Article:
Teslas are amazing. Full of technology and drive like a dream. But no use to anyone if it won’t go into gear. Don’t panic! I’ve been a mechanic for 25-plus years. Read on to find out how to fix the problem.
Top reasons your Tesla won’t go into gear include:
- Frunk is Open
- Update currently in progress
- Software update fail
- Full reboot required
In this article, we’ll look at why your Tesla won’t go into gear and how we can fix the problem.
Frunk is Open
The very first thing you need to check is if the Frunk is open. If the frunk is open, then your Tesla will not be able to shift gears. It is a safety issue, and shifting is disabled if the frunk is not completely secure.
You will have a notification that the frunk is open. To fully close the frunk, you must use two hands on either side of the Tesla logo. Press firmly down, and the latches will engage.
Using only one hand can damage the hood. It is made of aluminum, and too much pressure in the wrong place can dent the hood.
Update Currently in Progress
If your car won’t select a gear, the next thing to check is whether the car currently updating. If an update is in progress, then you can’t drive or select a gear.
If you have Auto Update enabled, the car may have become disabled for the moment.
You can’t drive your Tesla while an update is being carried out for safety reasons. The screen and other onboard computers may not available. Once an update has begun, you can’t pause it.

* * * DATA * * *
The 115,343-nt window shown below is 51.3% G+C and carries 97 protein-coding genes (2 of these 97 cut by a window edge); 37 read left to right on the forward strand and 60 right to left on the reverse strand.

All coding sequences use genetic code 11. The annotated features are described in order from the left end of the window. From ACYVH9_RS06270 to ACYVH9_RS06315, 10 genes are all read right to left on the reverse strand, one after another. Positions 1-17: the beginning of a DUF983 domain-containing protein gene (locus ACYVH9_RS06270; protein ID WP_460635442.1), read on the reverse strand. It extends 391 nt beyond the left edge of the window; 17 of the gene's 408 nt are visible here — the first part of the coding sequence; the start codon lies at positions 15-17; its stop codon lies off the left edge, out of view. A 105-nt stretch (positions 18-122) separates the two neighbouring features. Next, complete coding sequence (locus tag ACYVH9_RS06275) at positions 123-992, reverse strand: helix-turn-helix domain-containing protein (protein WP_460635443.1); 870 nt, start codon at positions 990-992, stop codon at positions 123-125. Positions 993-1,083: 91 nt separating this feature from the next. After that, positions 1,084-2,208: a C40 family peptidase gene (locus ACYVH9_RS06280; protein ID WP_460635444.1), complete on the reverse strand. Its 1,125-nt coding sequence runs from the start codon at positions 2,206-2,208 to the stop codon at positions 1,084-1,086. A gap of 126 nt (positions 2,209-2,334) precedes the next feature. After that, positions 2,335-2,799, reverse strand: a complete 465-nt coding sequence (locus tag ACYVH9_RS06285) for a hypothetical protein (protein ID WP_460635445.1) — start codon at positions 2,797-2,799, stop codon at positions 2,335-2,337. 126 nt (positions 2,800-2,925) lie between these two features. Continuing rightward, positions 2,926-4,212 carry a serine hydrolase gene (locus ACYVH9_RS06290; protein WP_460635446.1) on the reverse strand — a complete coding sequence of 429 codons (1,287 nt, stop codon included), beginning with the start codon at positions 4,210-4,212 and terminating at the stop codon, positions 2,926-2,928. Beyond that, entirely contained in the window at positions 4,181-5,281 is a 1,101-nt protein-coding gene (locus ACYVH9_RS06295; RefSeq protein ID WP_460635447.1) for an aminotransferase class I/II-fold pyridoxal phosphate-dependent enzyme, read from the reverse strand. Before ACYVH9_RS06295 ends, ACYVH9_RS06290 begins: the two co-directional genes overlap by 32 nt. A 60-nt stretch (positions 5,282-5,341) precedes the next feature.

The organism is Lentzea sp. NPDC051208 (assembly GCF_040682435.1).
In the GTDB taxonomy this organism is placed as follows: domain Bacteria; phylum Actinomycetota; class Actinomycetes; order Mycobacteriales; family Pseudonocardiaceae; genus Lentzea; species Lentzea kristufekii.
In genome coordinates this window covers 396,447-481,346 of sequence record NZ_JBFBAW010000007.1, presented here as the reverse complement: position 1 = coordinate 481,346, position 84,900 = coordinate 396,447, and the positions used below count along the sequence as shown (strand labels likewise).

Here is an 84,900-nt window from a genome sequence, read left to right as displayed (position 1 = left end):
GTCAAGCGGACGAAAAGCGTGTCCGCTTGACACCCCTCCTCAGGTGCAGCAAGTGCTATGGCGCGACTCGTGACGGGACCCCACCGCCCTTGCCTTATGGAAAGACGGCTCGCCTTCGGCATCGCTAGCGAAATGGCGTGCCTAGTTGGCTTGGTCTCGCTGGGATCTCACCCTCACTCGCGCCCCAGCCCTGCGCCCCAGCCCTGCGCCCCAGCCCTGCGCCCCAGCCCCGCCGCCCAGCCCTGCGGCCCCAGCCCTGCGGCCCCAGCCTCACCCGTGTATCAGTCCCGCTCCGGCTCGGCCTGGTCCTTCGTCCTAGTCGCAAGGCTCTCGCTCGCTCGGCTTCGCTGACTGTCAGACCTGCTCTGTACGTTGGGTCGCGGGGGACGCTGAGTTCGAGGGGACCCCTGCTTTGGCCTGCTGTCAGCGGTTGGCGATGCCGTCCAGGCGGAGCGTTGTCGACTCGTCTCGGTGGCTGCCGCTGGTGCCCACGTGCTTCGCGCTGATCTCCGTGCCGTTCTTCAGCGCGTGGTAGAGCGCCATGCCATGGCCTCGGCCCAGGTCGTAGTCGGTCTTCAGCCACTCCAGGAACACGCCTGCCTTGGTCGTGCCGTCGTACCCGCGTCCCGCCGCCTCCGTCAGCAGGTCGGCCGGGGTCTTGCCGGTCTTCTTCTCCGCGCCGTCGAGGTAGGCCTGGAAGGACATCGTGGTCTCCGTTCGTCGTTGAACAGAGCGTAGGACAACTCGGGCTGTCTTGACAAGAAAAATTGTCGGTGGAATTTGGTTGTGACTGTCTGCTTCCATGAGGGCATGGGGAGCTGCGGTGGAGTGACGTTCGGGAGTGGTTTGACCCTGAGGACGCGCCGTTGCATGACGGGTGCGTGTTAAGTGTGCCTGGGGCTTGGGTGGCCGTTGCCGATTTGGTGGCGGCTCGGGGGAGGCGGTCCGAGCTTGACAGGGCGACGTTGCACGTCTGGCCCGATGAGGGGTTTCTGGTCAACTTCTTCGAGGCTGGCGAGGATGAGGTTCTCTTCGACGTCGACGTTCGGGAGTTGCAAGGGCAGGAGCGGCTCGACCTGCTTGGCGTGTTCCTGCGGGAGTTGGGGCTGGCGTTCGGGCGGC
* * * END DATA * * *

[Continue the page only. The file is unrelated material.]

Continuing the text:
For this reason, I’m not sure that Auto Update is a good choice, especially if your Tesla is your primary driver. You can alter the Update preferences to a time that suits your schedule better.
You can do this by:
- Selecting Controls
- Select Software
- Select Software Update Preferences
- Here Select either Advanced or Standard
Advanced selection will update as soon as the update becomes available. Standard allows you to select a time that suits you better.
If a current update is not causing the issue, you could have a connection problem. Let’s look at that next.
Software Update Fail
Tesla gear selection is dependent on the Model and year of your Tesla. Newer Model S and X (mid-2021) no longer have the PRND stick. Gear selection is now made on the touchscreen with the suggested directions.
Regardless of the gear application, selection can still be hampered because of software issues.
Tesla regularly completes OTA (over-the-air) software updates. Some are major and noticeable, but many happen, and we can’t identify any difference at all.
On rare occasions, an OTA will begin but not complete. Let’s look at the reasons why:
- Wifi not strong enough
- Connection lost mid update
Wifi Not Strong Enough
Wifi connection can be hit-and-miss for many. There’s always part of the house where the Wifi is strongest, but unfortunately, that’s usually not our garage or our driveway.
Wherever we park, we must have Wifi that is strong enough to complete an update.
This could mean that you have to install a booster near where you regularly park and charge your car. This will enhance the strength of your Wifi connection, which will enable OTA to happen without it failing halfway through.
Connection Lost Mid Update